But a lot of times they just force themselves out, because what are you going to do? I mean, you're talking about people staying indoors, and then now we have domestic violence because the men are at home and then they cannot put up with it. They used to turn on the television for the few hours of electricity that you have. All you see on the screen is horror.

So life is unbearable. It's existing; it's not living.

JEFFREY BROWN: Ms. Waliy, what would you add to that? You were there most recently. What is family life like? What is it like for children? Can they play? Can they visit friends?

SHAHLA WALIY: Well, no, you cannot play, and you cannot visit friends. The only way you can live is that, when you're obliged to go out for your job to feed your family or to the school or college, you're going like with fear, because this is the risk and the threat into your life.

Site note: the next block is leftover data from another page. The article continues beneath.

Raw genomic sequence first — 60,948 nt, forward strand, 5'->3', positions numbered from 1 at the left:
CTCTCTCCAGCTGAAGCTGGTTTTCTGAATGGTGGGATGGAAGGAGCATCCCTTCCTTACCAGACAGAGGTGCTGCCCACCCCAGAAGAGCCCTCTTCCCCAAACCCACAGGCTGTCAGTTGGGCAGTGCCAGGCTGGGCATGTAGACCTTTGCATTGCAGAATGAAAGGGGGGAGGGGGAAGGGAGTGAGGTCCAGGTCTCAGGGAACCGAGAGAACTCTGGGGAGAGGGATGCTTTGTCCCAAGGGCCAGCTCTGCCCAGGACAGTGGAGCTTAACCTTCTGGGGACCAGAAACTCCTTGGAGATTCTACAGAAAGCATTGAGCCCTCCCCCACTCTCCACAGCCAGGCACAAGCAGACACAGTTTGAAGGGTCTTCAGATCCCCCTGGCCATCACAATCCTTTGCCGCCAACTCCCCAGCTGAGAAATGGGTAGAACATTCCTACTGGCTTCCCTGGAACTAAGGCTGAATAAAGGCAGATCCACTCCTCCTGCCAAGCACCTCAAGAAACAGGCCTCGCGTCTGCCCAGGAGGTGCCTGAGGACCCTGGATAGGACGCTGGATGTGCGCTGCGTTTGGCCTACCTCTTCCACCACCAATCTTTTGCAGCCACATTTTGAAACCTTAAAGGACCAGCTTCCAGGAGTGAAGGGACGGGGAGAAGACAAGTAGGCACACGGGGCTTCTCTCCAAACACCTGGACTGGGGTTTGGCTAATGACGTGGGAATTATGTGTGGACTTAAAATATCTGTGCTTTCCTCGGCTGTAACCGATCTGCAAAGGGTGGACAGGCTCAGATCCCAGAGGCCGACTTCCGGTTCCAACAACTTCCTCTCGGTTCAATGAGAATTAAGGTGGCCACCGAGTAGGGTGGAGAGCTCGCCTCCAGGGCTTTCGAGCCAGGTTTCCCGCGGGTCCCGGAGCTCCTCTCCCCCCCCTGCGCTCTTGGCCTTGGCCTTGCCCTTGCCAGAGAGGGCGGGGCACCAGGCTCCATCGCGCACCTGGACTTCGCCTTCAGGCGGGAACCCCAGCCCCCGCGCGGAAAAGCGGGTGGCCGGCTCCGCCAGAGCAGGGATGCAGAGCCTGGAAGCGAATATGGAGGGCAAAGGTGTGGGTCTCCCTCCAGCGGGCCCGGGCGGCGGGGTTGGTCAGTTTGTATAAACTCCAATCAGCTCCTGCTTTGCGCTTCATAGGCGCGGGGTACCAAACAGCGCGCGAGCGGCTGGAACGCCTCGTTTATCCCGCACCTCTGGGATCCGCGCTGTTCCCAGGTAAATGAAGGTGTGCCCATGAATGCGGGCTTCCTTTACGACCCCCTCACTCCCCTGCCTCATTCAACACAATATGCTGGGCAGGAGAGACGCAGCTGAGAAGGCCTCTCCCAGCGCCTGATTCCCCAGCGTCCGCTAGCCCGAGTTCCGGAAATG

One important thing also to be mentioned, that Iraqi people, when they are locking themselves in homes, they are even not secure in home, because they have been also -- in this situation, they will be exposed to the criminal attacks, again, militia attacks, who are going knock the neighborhood door by door trying to killing people on their I.D. cards.

Just recently, just yesterday, I have an update from my office back in Baghdad, which is considered to be -- you know, we rent an office relatively in a secure area near the Green Zone. However, the Iraqi military pull out their checkpoints.

And now, since yesterday, they have a fake checkpoint, you know, run by the militia, you know, inspecting everybody and killing everyone, depending on his I.D. cards. And that's our office. I mean, the guards, the receptionist, everybody is locked there.

And we have a kind of generator, preparation for food and water. This is always we are working under emergency situation. Imagine that, since three years we are in emergency situation and just the emergency is just getting, you know, upwards. There is no release since three years. And now it's much more blood.

JEFFREY BROWN: And, Anthony Shadid, speaking of the I.D. cards, I've read stories about people changing their names.